The Big Picture
Many questions pique Adam’s interest and excitement. The top ones are: “When do ordinary citizens beome engaged in civic and political life, and with what impact?” and “How do diverse people work together to address problems in their community?”
A vibrant democracy demands both engagement and collaboration, yet that often does not happen. Why not? What barriers arise, and how can civic organizations and other institutions help overcome these barriers? A common thread throughout his work is that there are often tensions between aspects of human psychology and what civic engagement entails. His research illuminates these tensions in order to improve our understanding of the various ways that new engagement and collaboration can arise.
His initial work focused on one of the core challenges associated with organizing powerful new constituencies: persuading people to voluntarily spend money and/or time on the cause. Here a tension arises because many political issues directly refer to financial and/or time constraints that people are experiencing. Being reminded about these constraints diminishes their willingness to voluntarily spend resources.
He explores this tension with respect to economic insecurity issues (e.g. health care costs, education costs) in his first book, entitled American Insecurity: Why Our Economic Fears Lead to Political Inaction, published with Princeton University Press in 2015. The book was the subject of a NY Times op-ed immediately after its release, and also won a 2016 Best Book Award from the American Political Science Association for how it used experiments and psychology to answer a politically-important question. The book was in part based on his dissertation, which won the E. E. Schattschneider Award for the best dissertation on American government.
Since publishing American Insecurity, he and several co-authors have found that this same tension arises when trying to build powerful constituencies to address other problems such as climate change, the national debt, and traffic congestion.
Adam is currently studying the role of science in American life, and in particular when scientists collaborate with civic and political leaders to address pressing public health, environmental, and other challenges (click here for several examples of these findings). Here a tension arises because these collaborations often entail strangers working together, yet many people are hesitant to interact with strangers even if they share interests and concerns. His work identifies key relational factors that, along with effective communication, help spur new successful collaborations. Thanks to generous support from the Rita Allen Foundation, he’s currently devoting substantial time to a new book. The tentative title is Seeking Science: When, Why, and How Community Leaders Bridge a Cultural Divide.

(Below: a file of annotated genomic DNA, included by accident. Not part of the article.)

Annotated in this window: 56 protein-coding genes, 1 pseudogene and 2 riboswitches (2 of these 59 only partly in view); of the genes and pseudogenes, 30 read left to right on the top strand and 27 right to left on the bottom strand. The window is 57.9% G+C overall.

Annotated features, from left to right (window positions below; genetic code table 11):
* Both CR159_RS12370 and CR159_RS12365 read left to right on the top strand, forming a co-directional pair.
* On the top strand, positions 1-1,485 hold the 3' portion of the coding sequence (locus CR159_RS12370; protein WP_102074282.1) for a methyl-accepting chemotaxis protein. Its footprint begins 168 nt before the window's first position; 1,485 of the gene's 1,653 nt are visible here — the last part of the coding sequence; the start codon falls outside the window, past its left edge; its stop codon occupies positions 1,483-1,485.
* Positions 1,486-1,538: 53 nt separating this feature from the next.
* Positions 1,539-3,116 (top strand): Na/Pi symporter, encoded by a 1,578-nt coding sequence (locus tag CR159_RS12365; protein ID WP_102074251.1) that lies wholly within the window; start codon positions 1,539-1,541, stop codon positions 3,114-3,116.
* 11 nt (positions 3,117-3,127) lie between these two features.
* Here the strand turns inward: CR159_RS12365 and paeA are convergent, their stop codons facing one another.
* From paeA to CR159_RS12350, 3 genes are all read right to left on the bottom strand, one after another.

Public Engagement & Teaching
He is deeply committed to broad public engagement. Many of his studies entail formal collaborations with nonprofit organizations, in which they work together to design and carry out studies. Thus far he has collaborated with six nonprofits to conduct research in six countries including the United States, Kenya, Nepal, Mexico, Ecuador, and Vietnam.
He is also the president and co-founder of research4impact, a nonprofit organization that connects researchers, practitioners, and policymakers with similar interests. Thus far he has helped create 200 new collaborations.
In addition to the books mentioned above, he has published peer-reviewed papers in a variety of political science, transportation planning, climate change, communication, law, and economics journals. He regularly gives talks on civic engagement to a wide variety of audiences, including researchers, practitioners, policymakers, students, and grant-makers. A list of recent talks appears on his CV.
His research informs, and is informed by, his teaching. At Johns Hopkins he will be teaching a variety of courses on the links between science, democracy, and health. These will be a combination of BA, MPH, and Ph.D. level courses.
Get in Touch!
He loves learning from and meeting others who share similar interests and research questions, as well as those who are interested in how research4impact can help them in their work. Please do not hesitate to get in touch via email.